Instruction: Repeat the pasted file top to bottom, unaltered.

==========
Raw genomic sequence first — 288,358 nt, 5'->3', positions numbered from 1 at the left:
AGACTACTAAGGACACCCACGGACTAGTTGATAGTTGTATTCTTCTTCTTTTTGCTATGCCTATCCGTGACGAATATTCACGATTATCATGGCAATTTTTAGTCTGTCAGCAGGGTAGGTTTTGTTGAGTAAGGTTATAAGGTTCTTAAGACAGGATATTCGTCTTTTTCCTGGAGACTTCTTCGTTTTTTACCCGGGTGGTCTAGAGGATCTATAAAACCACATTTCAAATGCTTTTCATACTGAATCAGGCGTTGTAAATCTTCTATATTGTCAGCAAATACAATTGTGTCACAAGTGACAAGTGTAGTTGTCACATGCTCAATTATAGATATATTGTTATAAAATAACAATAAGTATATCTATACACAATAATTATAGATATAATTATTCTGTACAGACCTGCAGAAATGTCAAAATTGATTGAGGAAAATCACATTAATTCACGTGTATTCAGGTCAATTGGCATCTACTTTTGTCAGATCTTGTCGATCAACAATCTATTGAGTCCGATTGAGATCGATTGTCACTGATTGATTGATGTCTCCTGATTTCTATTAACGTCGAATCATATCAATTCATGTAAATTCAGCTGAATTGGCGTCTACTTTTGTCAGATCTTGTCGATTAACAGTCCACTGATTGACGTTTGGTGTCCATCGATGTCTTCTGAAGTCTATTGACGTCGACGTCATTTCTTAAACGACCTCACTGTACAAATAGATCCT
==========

Raw genomic sequence first — 288,358 nt, 5'->3', positions numbered from 1 at the left:
AGACTACTAAGGACACCCACGGACTAGTTGATAGTTGTATTCTTCTTCTTTTTGCTATGCCTATCCGTGACGAATATTCACGATTATCATGGCAATTTTTAGTCTGTCAGCAGGGTAGGTTTTGTTGAGTAAGGTTATAAGGTTCTTAAGACAGGATATTCGTCTTTTTCCTGGAGACTTCTTCGTTTTTTACCCGGGTGGTCTAGAGGATCTATAAAACCACATTTCAAATGCTTTTCATACTGAATCAGGCGTTGTAAATCTTCTATATTGTCAGCAAATACAATTGTGTCACAAGTGACAAGTGTAGTTGTCACATGCTCAATTATAGATATATTGTTATAAAATAACAATAAGTATATCTATACACAATAATTATAGATATAATTATTCTGTACAGACCTGCAGAAATGTCAAAATTGATTGAGGAAAATCACATTAATTCACGTGTATTCAGGTCAATTGGCATCTACTTTTGTCAGATCTTGTCGATCAACAATCTATTGAGTCCGATTGAGATCGATTGTCACTGATTGATTGATGTCTCCTGATTTCTATTAACGTCGAATCATATCAATTCATGTAAATTCAGCTGAATTGGCGTCTACTTTTGTCAGATCTTGTCGATTAACAGTCCACTGATTGACGTTTGGTGTCCATCGATGTCTTCTGAAGTCTATTGACGTCGACGTCATTTCTTAAACGACCTCACTGTACAAATAGATCCT